NREL Director Martin Keller in the nacelle of the Siemens 2.3-megawatt wind turbine at the National Wind Technology Center. Credit: Dennis Schroeder / NREL

The world still needs renewable innovation to match the challenges facing the planet in the coming decades.

The cost of some renewables is now cheaper than fossil fuels or nuclear power, but researchers at the National Renewable Energy Laboratory in Golden, Colorado, continue to work on ways to improve clean energy technologies and integrate them into the grid.

NREL Director Martin Keller spoke with journalists this month as part of the Society of Environmental Journalists’ annual meeting about the need to continue renewable energy research.

The climate crisis will require every solution available. Meanwhile, the scale of the challenge is growing as Earth’s population grows. “If we continue on the same path by 2050, we’ll probably use about two times the resources our planet will be providing,” Keller said. “In order to transform the energy supply, we have to make changes.”

The cost of renewables is likely to keep falling as technology improves.

Costs have come down dramatically, making new renewables competitive with other forms of generation. Solar energy costs have been mostly “driven down by a much better alignment of the whole supply chain,” Keller said. That integration of the manufacturing and supply chain, plus various improvements in technology, has had a big impact on costs for new solar generation.

Wind energy’s costs have also come down, largely because taller, improved wind turbines are more and more efficient. “The bigger the machines get, the more megawatts you’re getting, the cheaper the costs are getting,” Keller said.

If existing technology is cost-competitive, why not just focus on deploying that instead of continuing research? Keller compares the question to asking why everyone isn’t still driving around in Model T cars. “We are just seeing the beginning of a new kind of era in renewables,” he said.

NREL has been working on high throughput solar panels that could be made on a thin, flexible film. “We have a chance to make solar panels the way we made newspapers in the past,” Keller explained. The roll-to-roll technology would put the “ink” for solar cells onto a flexible material, which could in turn be applied quickly and cheaply. “Down the road, we might envision that you go and paint them onto the outside of your house, and every surface can be a solar panel.”

The big challenges for that technology are improving the stability of the materials and getting the costs down.

Meanwhile, work on wind turbines is exploring ways to manufacture turbines on-site in order to deal with the current limits of land-based transportation. “A lot of work is being done on gearboxes,” Keller added. NREL is also exploring ways to make blades from recyclable materials, he said.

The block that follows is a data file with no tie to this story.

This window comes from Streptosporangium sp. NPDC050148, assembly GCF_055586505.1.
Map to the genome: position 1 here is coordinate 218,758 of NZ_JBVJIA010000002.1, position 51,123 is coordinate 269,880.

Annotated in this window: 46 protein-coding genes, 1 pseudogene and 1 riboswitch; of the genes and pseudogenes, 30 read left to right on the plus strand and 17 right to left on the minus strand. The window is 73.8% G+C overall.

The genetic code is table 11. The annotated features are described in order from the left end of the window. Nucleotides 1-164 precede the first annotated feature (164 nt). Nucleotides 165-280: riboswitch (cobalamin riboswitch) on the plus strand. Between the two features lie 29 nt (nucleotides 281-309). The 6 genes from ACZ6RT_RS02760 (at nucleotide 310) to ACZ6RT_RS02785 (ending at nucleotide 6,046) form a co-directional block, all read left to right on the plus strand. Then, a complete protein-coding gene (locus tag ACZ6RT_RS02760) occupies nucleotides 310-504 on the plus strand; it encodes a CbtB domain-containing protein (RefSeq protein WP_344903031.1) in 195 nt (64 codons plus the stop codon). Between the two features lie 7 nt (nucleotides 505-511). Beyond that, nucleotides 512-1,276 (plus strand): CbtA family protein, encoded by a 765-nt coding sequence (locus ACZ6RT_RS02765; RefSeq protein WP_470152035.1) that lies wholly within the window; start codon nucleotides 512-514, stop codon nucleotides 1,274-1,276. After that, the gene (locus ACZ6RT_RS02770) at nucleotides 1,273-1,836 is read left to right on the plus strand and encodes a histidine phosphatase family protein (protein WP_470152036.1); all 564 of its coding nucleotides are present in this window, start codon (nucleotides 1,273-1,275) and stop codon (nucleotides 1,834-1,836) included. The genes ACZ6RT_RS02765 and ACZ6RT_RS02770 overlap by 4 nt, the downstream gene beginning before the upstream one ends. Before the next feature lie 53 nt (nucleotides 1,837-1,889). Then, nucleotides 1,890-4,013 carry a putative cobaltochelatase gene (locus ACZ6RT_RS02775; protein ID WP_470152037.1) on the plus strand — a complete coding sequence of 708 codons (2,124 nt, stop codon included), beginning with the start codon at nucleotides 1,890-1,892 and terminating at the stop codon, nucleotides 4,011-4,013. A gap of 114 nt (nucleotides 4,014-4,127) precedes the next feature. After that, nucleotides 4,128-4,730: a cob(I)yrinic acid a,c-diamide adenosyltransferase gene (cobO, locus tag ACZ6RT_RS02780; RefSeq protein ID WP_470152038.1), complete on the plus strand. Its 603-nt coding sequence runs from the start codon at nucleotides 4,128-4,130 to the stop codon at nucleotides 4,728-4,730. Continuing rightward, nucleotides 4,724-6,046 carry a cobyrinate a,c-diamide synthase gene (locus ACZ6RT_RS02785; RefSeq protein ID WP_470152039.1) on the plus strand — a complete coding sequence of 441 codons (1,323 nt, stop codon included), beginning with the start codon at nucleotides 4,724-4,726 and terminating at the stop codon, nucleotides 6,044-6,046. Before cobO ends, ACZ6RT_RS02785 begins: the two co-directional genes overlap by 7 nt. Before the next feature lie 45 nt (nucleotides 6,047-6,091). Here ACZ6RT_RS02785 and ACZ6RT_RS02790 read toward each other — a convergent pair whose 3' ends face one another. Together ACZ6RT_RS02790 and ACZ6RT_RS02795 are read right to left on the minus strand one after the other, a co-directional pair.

Research and innovation are still needed, especially for certain industries.

One big issue will be integrating more intermittent renewable energy on the grid. Another issue will be dealing with parts of the energy sector beyond electricity generation for homes and most businesses.

“Just doing electricity [with renewables] is not enough,” in Keller’s view. Energy for transportation is one challenge. He sees electric vehicles and driverless cars leading to a major shift in that sector within the next 10 to 15 years.

Read more: NREL engineer on the ‘grand challenges’ of supersizing wind power on the grid

But that still leaves shipping and air travel, Keller noted. Process heat for certain industries is also a major challenge.

Small nuclear reactors might eventually play a role for the industrial sector, although the costs so far are extremely high, Keller said. Except for the possibility of process heat, “even small modular reactors, in my view, will have a hard time competing with the costs of electricity generated by renewables,” he said.

Otherwise, NREL is exploring the concept of “electrons to molecules” as a way to provide energy for sectors that would have trouble going to an all-electric route. The basic idea is to use excess renewable energy to combine hydrogen with carbon dioxide to make energy-intensive hydrocarbons. The idea of using excess renewable energy to produce hydrogen for fuel cells has also been explored.   

All forms of energy generation have some impact, Keller said, when asked about possible concerns in some areas about wind energy and birds. Coal, oil and gas emit greenhouse gases that drive human-caused climate change, for example, as well as other types of air and water pollution concerns.

“We have to be realistic,” Keller said. “No matter what we do to have this light on or to drive here or when you guys fly back, we have an impact. So we have to try … to keep the impact on our environment the lowest,” while also taking into consideration social aspects, social justice and other concerns.

Ultimately, he said, everyone at NREL has one common reason for working there. “We are here to make this a better planet.”

Kathi is the author of 25 books and more than 600 articles, and writes often on science and policy issues. In addition to her journalism career, Kathi is an alumna of Harvard Law School and has spent 15 years practicing law. She is a member of the Society of Environmental Journalists and the National Association of Science Writers. Kathi covers the state of Ohio.